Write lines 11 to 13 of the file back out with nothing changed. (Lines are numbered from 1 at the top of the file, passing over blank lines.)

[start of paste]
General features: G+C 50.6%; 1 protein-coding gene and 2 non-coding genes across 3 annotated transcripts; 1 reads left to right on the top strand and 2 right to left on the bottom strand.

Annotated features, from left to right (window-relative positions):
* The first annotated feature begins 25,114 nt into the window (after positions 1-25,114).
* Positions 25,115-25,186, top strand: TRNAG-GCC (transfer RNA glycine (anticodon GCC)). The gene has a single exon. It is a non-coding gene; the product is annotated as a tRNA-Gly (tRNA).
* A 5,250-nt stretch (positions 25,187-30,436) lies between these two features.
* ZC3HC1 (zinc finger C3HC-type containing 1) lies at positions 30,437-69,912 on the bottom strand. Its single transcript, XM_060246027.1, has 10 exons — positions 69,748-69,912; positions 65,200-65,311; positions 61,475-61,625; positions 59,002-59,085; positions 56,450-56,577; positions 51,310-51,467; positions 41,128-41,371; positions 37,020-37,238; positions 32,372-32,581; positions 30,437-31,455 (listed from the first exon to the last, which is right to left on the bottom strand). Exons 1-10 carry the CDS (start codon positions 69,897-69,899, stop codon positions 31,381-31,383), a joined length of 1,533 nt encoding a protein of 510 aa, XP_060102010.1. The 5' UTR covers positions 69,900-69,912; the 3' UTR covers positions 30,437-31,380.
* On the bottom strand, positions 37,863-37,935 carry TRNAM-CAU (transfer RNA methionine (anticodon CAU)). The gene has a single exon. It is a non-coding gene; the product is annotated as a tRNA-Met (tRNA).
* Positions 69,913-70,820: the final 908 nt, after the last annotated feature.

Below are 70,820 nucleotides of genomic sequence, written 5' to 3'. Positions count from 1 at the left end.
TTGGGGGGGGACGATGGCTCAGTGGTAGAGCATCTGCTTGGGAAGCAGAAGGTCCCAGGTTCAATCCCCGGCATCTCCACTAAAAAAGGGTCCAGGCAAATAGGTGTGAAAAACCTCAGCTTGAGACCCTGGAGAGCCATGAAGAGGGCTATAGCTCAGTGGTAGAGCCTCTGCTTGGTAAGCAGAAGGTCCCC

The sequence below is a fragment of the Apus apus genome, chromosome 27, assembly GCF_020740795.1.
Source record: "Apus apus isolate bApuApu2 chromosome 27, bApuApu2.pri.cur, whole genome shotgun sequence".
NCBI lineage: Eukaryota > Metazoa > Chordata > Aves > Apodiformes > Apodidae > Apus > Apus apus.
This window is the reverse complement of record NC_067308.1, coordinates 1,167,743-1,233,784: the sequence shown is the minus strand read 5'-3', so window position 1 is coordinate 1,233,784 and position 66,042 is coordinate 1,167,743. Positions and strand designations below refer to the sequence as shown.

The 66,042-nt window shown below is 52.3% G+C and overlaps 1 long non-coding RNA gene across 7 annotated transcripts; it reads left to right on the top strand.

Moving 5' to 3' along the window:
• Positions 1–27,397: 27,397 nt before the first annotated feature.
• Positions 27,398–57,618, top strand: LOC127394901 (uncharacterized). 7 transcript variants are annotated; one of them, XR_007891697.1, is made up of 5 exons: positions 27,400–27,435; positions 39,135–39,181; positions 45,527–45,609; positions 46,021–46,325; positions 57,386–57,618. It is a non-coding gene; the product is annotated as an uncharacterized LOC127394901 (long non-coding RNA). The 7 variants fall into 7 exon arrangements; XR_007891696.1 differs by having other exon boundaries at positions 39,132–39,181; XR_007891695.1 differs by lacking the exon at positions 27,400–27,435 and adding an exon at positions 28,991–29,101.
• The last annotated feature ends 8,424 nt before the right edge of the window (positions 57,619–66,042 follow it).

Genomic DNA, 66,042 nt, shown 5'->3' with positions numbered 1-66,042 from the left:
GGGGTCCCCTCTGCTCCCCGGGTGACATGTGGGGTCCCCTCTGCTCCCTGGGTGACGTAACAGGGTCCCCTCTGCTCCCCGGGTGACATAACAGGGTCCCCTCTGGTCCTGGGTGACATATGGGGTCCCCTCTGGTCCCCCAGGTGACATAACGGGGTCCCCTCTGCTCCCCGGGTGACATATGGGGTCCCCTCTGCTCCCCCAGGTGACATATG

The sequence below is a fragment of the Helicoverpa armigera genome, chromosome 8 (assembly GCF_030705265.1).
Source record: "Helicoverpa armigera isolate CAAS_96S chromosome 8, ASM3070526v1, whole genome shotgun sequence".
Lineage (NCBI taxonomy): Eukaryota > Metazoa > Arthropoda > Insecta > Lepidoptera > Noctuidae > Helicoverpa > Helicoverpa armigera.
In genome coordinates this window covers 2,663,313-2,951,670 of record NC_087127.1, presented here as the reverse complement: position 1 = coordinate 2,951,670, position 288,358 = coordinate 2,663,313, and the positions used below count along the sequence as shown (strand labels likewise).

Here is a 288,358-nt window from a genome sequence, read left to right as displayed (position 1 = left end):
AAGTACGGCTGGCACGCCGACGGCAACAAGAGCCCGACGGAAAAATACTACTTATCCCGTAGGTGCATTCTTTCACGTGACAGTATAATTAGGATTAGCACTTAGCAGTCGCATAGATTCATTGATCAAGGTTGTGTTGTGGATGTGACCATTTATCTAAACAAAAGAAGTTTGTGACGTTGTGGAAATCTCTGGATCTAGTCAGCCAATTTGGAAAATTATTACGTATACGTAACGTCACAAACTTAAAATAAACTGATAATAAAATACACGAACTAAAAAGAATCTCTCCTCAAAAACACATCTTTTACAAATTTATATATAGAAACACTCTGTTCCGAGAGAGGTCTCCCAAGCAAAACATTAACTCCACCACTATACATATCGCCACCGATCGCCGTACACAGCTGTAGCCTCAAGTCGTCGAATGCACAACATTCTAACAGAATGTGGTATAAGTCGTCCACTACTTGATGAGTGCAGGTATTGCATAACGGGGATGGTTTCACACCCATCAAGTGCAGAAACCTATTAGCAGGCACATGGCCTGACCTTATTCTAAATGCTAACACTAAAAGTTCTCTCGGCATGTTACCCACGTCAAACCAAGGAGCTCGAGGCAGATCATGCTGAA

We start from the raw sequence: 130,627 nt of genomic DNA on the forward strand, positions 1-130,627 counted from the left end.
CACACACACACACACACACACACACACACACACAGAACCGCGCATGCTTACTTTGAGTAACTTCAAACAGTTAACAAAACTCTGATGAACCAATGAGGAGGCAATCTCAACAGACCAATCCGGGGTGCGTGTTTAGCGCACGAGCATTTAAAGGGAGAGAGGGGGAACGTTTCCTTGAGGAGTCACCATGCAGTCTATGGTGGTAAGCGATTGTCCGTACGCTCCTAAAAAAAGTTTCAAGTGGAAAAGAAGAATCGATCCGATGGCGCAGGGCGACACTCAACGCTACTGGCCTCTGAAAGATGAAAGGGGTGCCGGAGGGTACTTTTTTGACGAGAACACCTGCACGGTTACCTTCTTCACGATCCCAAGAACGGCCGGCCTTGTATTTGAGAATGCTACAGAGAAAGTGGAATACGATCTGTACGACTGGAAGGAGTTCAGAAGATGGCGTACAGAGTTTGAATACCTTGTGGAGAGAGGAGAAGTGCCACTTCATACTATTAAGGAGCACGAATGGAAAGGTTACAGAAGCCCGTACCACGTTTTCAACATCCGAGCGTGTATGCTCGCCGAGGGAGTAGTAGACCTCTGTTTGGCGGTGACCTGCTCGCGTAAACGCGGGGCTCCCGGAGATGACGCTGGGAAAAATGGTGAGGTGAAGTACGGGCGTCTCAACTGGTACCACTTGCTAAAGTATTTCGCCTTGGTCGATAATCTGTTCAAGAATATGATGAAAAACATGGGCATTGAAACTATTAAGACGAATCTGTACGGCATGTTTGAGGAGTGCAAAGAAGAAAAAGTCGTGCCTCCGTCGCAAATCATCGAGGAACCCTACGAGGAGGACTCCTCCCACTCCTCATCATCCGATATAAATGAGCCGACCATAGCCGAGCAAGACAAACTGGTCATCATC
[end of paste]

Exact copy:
The sequence below is a fragment of the Apus apus genome, chromosome 27, assembly GCF_020740795.1.
Source record: "Apus apus isolate bApuApu2 chromosome 27, bApuApu2.pri.cur, whole genome shotgun sequence".
NCBI lineage: Eukaryota > Metazoa > Chordata > Aves > Apodiformes > Apodidae > Apus > Apus apus.